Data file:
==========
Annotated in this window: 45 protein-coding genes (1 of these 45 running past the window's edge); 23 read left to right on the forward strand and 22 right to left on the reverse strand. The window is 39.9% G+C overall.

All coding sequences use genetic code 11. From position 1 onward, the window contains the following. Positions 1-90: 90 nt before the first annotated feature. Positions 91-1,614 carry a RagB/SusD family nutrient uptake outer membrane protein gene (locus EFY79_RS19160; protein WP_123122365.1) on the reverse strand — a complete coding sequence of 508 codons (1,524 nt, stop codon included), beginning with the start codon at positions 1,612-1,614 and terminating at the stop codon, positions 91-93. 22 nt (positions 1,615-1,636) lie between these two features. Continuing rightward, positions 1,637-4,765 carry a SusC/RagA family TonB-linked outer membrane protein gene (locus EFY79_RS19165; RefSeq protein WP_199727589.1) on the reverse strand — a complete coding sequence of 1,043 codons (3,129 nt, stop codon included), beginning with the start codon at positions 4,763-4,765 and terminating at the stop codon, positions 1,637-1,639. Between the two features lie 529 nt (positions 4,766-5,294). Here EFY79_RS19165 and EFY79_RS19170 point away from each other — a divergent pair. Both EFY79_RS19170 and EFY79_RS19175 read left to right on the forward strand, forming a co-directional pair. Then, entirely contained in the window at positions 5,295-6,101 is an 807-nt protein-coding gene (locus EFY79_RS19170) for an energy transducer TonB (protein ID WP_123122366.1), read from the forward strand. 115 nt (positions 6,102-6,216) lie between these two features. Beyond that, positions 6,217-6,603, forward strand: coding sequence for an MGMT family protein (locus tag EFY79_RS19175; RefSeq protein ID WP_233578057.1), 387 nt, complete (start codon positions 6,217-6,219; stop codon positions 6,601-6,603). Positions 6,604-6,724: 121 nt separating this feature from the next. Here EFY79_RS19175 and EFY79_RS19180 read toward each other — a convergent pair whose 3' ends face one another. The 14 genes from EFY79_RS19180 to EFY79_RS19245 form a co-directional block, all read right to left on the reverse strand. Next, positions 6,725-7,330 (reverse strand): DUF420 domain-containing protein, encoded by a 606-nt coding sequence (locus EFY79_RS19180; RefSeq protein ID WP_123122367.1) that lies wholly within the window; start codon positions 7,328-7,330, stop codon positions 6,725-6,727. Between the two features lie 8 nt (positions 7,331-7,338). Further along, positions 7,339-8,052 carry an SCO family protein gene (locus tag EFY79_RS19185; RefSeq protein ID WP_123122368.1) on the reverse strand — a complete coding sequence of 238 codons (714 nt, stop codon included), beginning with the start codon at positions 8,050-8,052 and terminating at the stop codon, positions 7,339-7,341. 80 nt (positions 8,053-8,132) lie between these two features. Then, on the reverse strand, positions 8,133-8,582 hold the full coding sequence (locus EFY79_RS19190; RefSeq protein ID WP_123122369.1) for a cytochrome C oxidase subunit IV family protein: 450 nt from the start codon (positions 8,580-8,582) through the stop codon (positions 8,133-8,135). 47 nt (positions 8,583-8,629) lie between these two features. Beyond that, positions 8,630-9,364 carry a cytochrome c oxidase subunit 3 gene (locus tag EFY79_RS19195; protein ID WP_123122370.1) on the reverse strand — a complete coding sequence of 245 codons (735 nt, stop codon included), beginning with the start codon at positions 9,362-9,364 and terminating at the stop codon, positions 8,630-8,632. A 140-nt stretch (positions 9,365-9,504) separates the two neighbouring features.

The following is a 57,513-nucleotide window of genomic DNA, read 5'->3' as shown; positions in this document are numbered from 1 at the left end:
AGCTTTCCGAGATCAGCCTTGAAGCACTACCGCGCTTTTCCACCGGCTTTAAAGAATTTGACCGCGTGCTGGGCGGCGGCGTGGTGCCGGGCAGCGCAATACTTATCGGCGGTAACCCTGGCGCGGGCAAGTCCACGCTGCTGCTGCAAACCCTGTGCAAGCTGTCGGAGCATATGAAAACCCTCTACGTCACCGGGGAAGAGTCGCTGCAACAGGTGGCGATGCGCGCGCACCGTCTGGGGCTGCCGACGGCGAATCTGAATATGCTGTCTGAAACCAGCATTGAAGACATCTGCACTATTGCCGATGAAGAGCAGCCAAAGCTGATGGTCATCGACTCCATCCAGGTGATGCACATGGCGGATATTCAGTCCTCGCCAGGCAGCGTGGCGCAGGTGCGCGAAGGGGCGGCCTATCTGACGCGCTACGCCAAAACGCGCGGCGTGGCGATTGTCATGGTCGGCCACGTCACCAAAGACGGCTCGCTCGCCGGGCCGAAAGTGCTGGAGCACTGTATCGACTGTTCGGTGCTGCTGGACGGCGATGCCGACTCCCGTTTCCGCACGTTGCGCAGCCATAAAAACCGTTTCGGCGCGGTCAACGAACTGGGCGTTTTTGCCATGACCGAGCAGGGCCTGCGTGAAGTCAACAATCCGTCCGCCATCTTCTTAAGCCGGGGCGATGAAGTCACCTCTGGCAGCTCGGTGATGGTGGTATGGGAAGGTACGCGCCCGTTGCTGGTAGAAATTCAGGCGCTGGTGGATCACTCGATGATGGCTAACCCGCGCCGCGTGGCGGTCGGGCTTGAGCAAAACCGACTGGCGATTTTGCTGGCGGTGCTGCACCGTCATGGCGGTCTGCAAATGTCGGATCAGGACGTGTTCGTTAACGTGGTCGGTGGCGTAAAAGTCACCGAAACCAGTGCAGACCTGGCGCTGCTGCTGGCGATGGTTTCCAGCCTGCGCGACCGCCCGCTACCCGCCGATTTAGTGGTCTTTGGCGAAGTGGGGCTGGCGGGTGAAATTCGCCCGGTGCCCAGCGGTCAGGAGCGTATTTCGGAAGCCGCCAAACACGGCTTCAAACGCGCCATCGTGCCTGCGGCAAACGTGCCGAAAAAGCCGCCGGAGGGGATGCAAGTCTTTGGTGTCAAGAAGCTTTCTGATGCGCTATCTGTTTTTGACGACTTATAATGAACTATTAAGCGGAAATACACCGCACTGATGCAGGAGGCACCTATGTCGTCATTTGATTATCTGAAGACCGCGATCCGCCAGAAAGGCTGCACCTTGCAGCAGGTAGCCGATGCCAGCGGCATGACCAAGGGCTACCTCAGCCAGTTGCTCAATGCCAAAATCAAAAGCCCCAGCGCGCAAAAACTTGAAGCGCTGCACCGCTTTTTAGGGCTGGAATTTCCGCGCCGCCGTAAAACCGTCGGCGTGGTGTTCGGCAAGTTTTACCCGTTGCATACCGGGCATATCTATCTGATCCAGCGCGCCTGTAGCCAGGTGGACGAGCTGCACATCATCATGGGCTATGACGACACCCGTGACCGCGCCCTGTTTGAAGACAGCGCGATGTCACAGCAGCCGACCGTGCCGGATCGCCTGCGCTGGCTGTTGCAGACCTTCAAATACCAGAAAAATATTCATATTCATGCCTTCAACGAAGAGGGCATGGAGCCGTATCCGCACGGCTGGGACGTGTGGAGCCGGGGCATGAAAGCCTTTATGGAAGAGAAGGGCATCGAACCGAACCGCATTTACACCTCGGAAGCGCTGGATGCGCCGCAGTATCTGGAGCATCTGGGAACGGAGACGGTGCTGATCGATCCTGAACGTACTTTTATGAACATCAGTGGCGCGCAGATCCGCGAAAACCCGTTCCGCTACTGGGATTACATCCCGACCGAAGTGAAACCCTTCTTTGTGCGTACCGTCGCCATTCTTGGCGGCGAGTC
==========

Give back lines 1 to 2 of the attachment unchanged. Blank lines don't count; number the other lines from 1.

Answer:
Annotated in this window: 45 protein-coding genes (1 of these 45 running past the window's edge); 23 read left to right on the forward strand and 22 right to left on the reverse strand. The window is 39.9% G+C overall.

All coding sequences use genetic code 11. From position 1 onward, the window contains the following. Positions 1-90: 90 nt before the first annotated feature. Positions 91-1,614 carry a RagB/SusD family nutrient uptake outer membrane protein gene (locus EFY79_RS19160; protein WP_123122365.1) on the reverse strand — a complete coding sequence of 508 codons (1,524 nt, stop codon included), beginning with the start codon at positions 1,612-1,614 and terminating at the stop codon, positions 91-93. 22 nt (positions 1,615-1,636) lie between these two features. Continuing rightward, positions 1,637-4,765 carry a SusC/RagA family TonB-linked outer membrane protein gene (locus EFY79_RS19165; RefSeq protein WP_199727589.1) on the reverse strand — a complete coding sequence of 1,043 codons (3,129 nt, stop codon included), beginning with the start codon at positions 4,763-4,765 and terminating at the stop codon, positions 1,637-1,639. Between the two features lie 529 nt (positions 4,766-5,294). Here EFY79_RS19165 and EFY79_RS19170 point away from each other — a divergent pair. Both EFY79_RS19170 and EFY79_RS19175 read left to right on the forward strand, forming a co-directional pair. Then, entirely contained in the window at positions 5,295-6,101 is an 807-nt protein-coding gene (locus EFY79_RS19170) for an energy transducer TonB (protein ID WP_123122366.1), read from the forward strand. 115 nt (positions 6,102-6,216) lie between these two features. Beyond that, positions 6,217-6,603, forward strand: coding sequence for an MGMT family protein (locus tag EFY79_RS19175; RefSeq protein ID WP_233578057.1), 387 nt, complete (start codon positions 6,217-6,219; stop codon positions 6,601-6,603). Positions 6,604-6,724: 121 nt separating this feature from the next. Here EFY79_RS19175 and EFY79_RS19180 read toward each other — a convergent pair whose 3' ends face one another. The 14 genes from EFY79_RS19180 to EFY79_RS19245 form a co-directional block, all read right to left on the reverse strand. Next, positions 6,725-7,330 (reverse strand): DUF420 domain-containing protein, encoded by a 606-nt coding sequence (locus EFY79_RS19180; RefSeq protein ID WP_123122367.1) that lies wholly within the window; start codon positions 7,328-7,330, stop codon positions 6,725-6,727. Between the two features lie 8 nt (positions 7,331-7,338). Further along, positions 7,339-8,052 carry an SCO family protein gene (locus tag EFY79_RS19185; RefSeq protein ID WP_123122368.1) on the reverse strand — a complete coding sequence of 238 codons (714 nt, stop codon included), beginning with the start codon at positions 8,050-8,052 and terminating at the stop codon, positions 7,339-7,341. 80 nt (positions 8,053-8,132) lie between these two features. Then, on the reverse strand, positions 8,133-8,582 hold the full coding sequence (locus EFY79_RS19190; RefSeq protein ID WP_123122369.1) for a cytochrome C oxidase subunit IV family protein: 450 nt from the start codon (positions 8,580-8,582) through the stop codon (positions 8,133-8,135). 47 nt (positions 8,583-8,629) lie between these two features. Beyond that, positions 8,630-9,364 carry a cytochrome c oxidase subunit 3 gene (locus tag EFY79_RS19195; protein ID WP_123122370.1) on the reverse strand — a complete coding sequence of 245 codons (735 nt, stop codon included), beginning with the start codon at positions 9,362-9,364 and terminating at the stop codon, positions 8,630-8,632. A 140-nt stretch (positions 9,365-9,504) separates the two neighbouring features.